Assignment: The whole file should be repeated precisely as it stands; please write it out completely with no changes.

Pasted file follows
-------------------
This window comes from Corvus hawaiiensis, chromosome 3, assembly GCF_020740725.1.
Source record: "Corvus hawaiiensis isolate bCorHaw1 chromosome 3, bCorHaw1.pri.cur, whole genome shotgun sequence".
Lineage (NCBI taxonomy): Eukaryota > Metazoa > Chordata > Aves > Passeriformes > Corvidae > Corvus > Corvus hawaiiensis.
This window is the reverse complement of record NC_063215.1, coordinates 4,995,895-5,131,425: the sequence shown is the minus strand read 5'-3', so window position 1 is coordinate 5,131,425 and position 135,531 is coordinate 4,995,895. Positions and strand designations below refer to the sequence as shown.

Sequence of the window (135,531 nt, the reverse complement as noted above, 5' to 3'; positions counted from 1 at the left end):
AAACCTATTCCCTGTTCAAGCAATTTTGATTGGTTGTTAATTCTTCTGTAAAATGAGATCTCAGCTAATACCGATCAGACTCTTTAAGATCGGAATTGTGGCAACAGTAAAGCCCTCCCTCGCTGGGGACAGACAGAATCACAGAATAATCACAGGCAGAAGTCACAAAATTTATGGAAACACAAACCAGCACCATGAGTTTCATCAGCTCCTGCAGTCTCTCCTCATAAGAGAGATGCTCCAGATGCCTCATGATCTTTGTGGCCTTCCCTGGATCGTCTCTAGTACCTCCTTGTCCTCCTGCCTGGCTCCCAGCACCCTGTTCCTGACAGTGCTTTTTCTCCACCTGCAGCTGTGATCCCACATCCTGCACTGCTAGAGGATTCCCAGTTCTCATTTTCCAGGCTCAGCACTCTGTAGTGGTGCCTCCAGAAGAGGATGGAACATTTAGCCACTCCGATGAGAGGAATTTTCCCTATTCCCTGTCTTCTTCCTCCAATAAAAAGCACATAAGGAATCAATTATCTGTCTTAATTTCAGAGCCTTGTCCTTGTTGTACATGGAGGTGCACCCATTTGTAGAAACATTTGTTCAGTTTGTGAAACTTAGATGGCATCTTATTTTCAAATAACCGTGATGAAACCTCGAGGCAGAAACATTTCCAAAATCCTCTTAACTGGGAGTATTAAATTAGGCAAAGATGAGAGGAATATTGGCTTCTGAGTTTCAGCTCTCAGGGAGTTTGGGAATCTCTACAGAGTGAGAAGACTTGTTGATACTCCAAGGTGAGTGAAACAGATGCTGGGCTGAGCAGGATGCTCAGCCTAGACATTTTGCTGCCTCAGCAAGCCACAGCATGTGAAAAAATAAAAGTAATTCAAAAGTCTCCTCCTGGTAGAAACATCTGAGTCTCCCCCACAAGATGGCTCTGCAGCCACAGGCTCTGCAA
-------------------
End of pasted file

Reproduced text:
This window comes from Corvus hawaiiensis, chromosome 3, assembly GCF_020740725.1.
Source record: "Corvus hawaiiensis isolate bCorHaw1 chromosome 3, bCorHaw1.pri.cur, whole genome shotgun sequence".
Lineage (NCBI taxonomy): Eukaryota > Metazoa > Chordata > Aves > Passeriformes > Corvidae > Corvus > Corvus hawaiiensis.
This window is the reverse complement of record NC_063215.1, coordinates 4,995,895-5,131,425: the sequence shown is the minus strand read 5'-3', so window position 1 is coordinate 5,131,425 and position 135,531 is coordinate 4,995,895. Positions and strand designations below refer to the sequence as shown.

Sequence of the window (135,531 nt, the reverse complement as noted above, 5' to 3'; positions counted from 1 at the left end):
AAACCTATTCCCTGTTCAAGCAATTTTGATTGGTTGTTAATTCTTCTGTAAAATGAGATCTCAGCTAATACCGATCAGACTCTTTAAGATCGGAATTGTGGCAACAGTAAAGCCCTCCCTCGCTGGGGACAGACAGAATCACAGAATAATCACAGGCAGAAGTCACAAAATTTATGGAAACACAAACCAGCACCATGAGTTTCATCAGCTCCTGCAGTCTCTCCTCATAAGAGAGATGCTCCAGATGCCTCATGATCTTTGTGGCCTTCCCTGGATCGTCTCTAGTACCTCCTTGTCCTCCTGCCTGGCTCCCAGCACCCTGTTCCTGACAGTGCTTTTTCTCCACCTGCAGCTGTGATCCCACATCCTGCACTGCTAGAGGATTCCCAGTTCTCATTTTCCAGGCTCAGCACTCTGTAGTGGTGCCTCCAGAAGAGGATGGAACATTTAGCCACTCCGATGAGAGGAATTTTCCCTATTCCCTGTCTTCTTCCTCCAATAAAAAGCACATAAGGAATCAATTATCTGTCTTAATTTCAGAGCCTTGTCCTTGTTGTACATGGAGGTGCACCCATTTGTAGAAACATTTGTTCAGTTTGTGAAACTTAGATGGCATCTTATTTTCAAATAACCGTGATGAAACCTCGAGGCAGAAACATTTCCAAAATCCTCTTAACTGGGAGTATTAAATTAGGCAAAGATGAGAGGAATATTGGCTTCTGAGTTTCAGCTCTCAGGGAGTTTGGGAATCTCTACAGAGTGAGAAGACTTGTTGATACTCCAAGGTGAGTGAAACAGATGCTGGGCTGAGCAGGATGCTCAGCCTAGACATTTTGCTGCCTCAGCAAGCCACAGCATGTGAAAAAATAAAAGTAATTCAAAAGTCTCCTCCTGGTAGAAACATCTGAGTCTCCCCCACAAGATGGCTCTGCAGCCACAGGCTCTGCAA